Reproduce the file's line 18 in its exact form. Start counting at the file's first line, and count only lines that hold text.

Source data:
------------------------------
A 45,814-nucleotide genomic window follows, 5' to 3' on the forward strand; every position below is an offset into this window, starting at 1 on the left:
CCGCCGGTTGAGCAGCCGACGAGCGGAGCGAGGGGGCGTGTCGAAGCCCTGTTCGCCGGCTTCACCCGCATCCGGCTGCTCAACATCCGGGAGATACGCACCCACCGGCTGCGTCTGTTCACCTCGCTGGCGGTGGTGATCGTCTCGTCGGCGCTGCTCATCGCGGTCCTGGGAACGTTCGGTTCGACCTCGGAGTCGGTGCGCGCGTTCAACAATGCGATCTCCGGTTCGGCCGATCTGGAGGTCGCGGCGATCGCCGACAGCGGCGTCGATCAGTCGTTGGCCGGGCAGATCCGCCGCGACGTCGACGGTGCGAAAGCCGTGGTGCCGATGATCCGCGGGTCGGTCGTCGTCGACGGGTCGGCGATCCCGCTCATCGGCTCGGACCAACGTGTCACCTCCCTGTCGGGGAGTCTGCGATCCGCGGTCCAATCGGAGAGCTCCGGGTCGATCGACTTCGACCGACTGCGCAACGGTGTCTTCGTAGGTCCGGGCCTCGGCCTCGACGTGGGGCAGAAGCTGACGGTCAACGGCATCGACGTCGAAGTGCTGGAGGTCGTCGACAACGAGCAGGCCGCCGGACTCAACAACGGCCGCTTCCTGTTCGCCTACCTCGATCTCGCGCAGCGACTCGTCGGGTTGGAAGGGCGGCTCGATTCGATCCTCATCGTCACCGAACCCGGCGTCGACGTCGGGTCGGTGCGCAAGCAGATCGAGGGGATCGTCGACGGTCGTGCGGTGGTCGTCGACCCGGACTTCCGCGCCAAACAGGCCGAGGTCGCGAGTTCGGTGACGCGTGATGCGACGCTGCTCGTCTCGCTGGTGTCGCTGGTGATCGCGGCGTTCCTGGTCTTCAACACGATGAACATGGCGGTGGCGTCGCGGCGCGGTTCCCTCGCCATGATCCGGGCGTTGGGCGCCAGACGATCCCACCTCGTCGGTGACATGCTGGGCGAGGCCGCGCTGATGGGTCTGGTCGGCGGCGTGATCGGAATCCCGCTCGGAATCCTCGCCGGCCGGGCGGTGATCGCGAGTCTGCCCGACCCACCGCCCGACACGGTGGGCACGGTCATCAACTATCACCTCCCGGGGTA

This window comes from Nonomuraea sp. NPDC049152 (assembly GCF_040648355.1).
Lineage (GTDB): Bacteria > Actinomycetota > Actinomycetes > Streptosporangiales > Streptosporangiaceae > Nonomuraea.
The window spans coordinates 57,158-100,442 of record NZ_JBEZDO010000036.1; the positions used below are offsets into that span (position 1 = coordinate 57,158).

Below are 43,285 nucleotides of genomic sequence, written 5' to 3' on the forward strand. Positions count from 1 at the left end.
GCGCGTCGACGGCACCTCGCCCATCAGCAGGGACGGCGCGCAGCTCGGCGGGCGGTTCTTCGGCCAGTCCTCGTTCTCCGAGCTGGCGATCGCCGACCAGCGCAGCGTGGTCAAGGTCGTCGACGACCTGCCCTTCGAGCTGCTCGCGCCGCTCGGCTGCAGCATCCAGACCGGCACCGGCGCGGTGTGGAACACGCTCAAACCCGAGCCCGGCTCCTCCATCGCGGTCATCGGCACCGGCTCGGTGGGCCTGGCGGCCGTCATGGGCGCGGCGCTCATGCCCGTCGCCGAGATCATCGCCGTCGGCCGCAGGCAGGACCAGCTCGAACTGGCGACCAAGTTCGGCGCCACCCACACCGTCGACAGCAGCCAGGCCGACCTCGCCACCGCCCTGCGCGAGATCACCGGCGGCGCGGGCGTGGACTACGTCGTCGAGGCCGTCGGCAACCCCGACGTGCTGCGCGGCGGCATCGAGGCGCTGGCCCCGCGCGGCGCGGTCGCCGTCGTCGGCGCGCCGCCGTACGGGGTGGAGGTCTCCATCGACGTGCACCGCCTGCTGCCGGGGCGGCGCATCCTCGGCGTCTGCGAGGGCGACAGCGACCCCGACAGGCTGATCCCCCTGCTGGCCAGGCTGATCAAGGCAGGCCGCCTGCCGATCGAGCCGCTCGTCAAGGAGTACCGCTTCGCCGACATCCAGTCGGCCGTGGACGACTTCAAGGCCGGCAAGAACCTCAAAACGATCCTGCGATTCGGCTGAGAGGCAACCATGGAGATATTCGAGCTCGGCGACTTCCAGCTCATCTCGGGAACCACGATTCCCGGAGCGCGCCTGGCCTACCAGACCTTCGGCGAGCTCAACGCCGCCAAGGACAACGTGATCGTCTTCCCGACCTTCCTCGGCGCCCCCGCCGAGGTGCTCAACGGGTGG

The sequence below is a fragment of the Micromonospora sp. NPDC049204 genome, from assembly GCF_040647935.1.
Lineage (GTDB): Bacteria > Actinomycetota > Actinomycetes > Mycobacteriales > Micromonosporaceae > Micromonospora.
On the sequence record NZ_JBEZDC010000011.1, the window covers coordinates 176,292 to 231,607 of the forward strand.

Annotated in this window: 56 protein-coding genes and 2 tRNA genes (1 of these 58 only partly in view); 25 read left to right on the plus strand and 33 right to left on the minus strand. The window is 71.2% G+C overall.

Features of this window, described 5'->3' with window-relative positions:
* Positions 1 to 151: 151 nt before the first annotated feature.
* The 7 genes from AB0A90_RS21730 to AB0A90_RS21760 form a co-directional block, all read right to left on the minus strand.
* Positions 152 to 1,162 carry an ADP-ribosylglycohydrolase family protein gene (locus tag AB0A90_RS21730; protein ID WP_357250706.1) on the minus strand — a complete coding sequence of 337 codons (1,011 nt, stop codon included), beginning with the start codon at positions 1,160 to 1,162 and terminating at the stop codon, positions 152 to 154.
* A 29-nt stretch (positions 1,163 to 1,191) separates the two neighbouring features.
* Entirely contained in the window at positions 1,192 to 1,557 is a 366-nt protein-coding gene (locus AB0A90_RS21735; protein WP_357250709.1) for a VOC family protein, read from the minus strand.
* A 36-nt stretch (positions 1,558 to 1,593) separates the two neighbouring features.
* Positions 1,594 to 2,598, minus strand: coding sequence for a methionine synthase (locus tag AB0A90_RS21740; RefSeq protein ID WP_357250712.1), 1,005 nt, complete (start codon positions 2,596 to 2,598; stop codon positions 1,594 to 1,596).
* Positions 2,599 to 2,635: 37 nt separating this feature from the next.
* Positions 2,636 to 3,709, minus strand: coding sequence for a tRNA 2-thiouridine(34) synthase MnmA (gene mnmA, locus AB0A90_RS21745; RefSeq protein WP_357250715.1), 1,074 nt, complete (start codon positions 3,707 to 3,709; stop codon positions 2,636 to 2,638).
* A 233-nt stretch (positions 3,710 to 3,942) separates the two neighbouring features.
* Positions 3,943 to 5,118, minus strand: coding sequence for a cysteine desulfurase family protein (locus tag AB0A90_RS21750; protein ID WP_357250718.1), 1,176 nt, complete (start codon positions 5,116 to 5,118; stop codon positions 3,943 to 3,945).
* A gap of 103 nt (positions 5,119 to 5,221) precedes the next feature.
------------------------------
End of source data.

* A 36-nt stretch (positions 1,558 to 1,593) separates the two neighbouring features.